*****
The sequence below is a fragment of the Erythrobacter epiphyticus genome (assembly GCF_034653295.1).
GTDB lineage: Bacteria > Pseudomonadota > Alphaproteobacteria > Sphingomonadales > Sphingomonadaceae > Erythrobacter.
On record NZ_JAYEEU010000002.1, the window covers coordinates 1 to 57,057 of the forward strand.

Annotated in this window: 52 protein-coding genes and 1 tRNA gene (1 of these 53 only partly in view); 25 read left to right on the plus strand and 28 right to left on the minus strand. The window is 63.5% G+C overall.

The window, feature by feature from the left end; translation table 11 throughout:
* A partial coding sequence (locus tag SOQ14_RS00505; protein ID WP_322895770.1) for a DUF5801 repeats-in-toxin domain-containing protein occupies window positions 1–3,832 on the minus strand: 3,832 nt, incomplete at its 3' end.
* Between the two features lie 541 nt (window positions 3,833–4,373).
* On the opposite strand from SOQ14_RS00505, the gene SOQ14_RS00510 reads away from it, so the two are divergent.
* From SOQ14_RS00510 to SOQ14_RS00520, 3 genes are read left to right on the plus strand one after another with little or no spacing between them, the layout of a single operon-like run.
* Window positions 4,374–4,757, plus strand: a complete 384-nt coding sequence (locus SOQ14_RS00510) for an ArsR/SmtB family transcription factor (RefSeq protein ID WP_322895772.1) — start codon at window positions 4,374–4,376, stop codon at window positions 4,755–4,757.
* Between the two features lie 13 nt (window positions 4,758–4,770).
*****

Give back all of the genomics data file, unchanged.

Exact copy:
The sequence below is a fragment of the Erythrobacter epiphyticus genome (assembly GCF_034653295.1).
GTDB lineage: Bacteria > Pseudomonadota > Alphaproteobacteria > Sphingomonadales > Sphingomonadaceae > Erythrobacter.
On record NZ_JAYEEU010000002.1, the window covers coordinates 1 to 57,057 of the forward strand.

Annotated in this window: 52 protein-coding genes and 1 tRNA gene (1 of these 53 only partly in view); 25 read left to right on the plus strand and 28 right to left on the minus strand. The window is 63.5% G+C overall.

The window, feature by feature from the left end; translation table 11 throughout:
* A partial coding sequence (locus tag SOQ14_RS00505; protein ID WP_322895770.1) for a DUF5801 repeats-in-toxin domain-containing protein occupies window positions 1–3,832 on the minus strand: 3,832 nt, incomplete at its 3' end.
* Between the two features lie 541 nt (window positions 3,833–4,373).
* On the opposite strand from SOQ14_RS00505, the gene SOQ14_RS00510 reads away from it, so the two are divergent.
* From SOQ14_RS00510 to SOQ14_RS00520, 3 genes are read left to right on the plus strand one after another with little or no spacing between them, the layout of a single operon-like run.
* Window positions 4,374–4,757, plus strand: a complete 384-nt coding sequence (locus SOQ14_RS00510) for an ArsR/SmtB family transcription factor (RefSeq protein ID WP_322895772.1) — start codon at window positions 4,374–4,376, stop codon at window positions 4,755–4,757.
* Between the two features lie 13 nt (window positions 4,758–4,770).